I don’t think there is such a thing as a “unique aesthetic to Australian street photography” nor do I believe there can, or even should be. What is unique about Australian street photographs is that they are made of people in Australian environments. When all said and done, no honest street photographer can or should create an environment. All he or she can do is report on it, hopefully seizing on its essence, if you like.
Having said that, “great” photographers do clearly have the ability to transform a situation by putting a stamp of their own upon it. Robert Frank (a Swiss), Henri Cartier Bresson (a Frenchman) and Andre Kertesz (an Hungarian) leave us with images of the USA that add to our understanding and knowledge but which are distinct to each. In other words, their ‘ways of seeing’ matter much more than their nationality.
I suppose the nearest thing a national school of street photography that I’m aware of, would that represented by the likes of Winogrand, Harbutt and Uzzle (to name but a few) in the 1970s. This could be called American if you like, but is really (in my opinion) Robert Frankian, or least deriving from and inspired by his seminal work of the 1950s.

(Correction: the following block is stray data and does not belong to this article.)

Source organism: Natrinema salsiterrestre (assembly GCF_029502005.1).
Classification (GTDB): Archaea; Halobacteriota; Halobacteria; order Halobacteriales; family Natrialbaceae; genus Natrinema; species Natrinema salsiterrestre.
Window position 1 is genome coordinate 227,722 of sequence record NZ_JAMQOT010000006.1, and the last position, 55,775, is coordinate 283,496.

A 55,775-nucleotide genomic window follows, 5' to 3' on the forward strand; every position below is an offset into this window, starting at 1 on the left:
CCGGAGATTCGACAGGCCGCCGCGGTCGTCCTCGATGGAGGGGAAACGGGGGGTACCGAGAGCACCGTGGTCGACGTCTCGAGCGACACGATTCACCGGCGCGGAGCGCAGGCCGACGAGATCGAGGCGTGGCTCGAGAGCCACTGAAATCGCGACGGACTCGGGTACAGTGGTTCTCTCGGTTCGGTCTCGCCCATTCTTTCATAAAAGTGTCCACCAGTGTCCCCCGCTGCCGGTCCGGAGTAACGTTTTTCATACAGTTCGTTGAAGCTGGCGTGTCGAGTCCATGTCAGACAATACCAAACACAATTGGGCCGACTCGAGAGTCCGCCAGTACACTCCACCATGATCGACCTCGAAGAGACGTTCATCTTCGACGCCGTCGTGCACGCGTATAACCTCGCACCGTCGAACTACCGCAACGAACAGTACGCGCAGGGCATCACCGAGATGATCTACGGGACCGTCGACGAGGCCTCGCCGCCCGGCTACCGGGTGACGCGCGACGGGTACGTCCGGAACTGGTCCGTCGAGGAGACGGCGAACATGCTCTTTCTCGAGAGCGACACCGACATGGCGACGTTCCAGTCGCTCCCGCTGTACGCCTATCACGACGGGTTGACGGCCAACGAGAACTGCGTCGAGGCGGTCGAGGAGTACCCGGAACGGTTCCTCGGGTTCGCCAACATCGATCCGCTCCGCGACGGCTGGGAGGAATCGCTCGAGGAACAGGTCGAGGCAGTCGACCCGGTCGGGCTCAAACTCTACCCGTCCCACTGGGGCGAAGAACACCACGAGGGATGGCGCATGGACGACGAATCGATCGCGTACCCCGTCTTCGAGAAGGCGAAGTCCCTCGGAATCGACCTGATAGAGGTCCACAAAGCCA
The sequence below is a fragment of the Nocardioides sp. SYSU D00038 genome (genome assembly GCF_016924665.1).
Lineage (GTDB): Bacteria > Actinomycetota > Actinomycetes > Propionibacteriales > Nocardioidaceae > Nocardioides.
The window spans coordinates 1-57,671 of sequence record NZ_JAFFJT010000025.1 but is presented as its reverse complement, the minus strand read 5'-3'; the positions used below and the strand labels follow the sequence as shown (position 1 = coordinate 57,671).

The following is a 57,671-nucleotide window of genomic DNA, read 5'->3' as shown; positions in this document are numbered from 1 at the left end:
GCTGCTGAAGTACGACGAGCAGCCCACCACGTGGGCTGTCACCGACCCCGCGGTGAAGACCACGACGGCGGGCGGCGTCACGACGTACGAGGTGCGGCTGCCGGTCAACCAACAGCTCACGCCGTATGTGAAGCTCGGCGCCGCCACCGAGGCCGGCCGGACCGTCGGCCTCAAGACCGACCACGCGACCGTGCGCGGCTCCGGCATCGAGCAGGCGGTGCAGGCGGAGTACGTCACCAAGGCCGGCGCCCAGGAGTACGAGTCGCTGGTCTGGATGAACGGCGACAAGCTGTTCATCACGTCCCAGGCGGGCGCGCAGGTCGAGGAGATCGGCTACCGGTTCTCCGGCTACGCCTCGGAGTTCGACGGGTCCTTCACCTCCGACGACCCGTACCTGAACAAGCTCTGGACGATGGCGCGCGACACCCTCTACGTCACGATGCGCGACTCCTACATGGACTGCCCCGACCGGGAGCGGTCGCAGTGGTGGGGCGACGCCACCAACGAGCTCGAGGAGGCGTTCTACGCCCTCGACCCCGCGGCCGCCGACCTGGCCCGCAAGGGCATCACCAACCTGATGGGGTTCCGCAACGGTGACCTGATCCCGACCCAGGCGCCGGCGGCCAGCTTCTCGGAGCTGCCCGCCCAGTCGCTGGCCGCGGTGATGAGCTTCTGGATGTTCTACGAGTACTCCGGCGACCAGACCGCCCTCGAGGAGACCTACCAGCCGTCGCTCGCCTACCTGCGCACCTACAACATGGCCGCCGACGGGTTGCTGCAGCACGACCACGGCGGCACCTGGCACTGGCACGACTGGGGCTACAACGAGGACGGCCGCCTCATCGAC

For what its worth, I am the photographic product of “The Family of Man” (which I saw in Sydney in the late 1950s) mixed up with Frank and Kertesz. Does that make me Swiss, or Hungarian, or American? When I began taking pictures seriously there were only camera clubs. I can honestly say that Australian influences upon me — and predominant influences are necessary in the creation of any national aesthetic — are nil.
The photo was made in Martin Place Sydney a couple of years ago. Nowadays almost everything I shoot is a panorama. But I’d still like to think that there’s a persistency of vision that links this picture to the photos of Sydney I made in the 1950s and 1960s.
Keep up the Good Work.
I think it’s great that things are stirring and people are thinking about photography as an insight into our lives and times.
To me, perhaps the one most unique thing about Australian street photography is purely geographical –intensity and harshness of light are unlike anywhere else. It might take a photographer from, say, Europe some time to adjust. European light is gentle, caressing almost. Australian light is no less exciting though – in fact, once you’ve worked out how to use it in your favour rather than against you, it is exhilarating. You find yourself forever chasing, as if you were performing a never- ending, invisible Waltz. It changes so fast. The difference is in the visual aesthetic – images made on Australian streets draw upon this intensity. They are the perfect synthesis of light and dark, of singing colours and deep shadows. Australian exemplars of the genre that have mastered the Waltz with the light are photographers such as Narelle Autio and Trent Parke. While street photography is specific in telling the story of a particular culture at a particular time and place, it has a thread running through it that defies boundaries of any kind – it speaks about public lives of a 21st Century global community. Common visual languages are those that search for humour, absurdities of the everyday, and feelings of isolation and alienation, to name a few. These languages, I believe, are cross- cultural.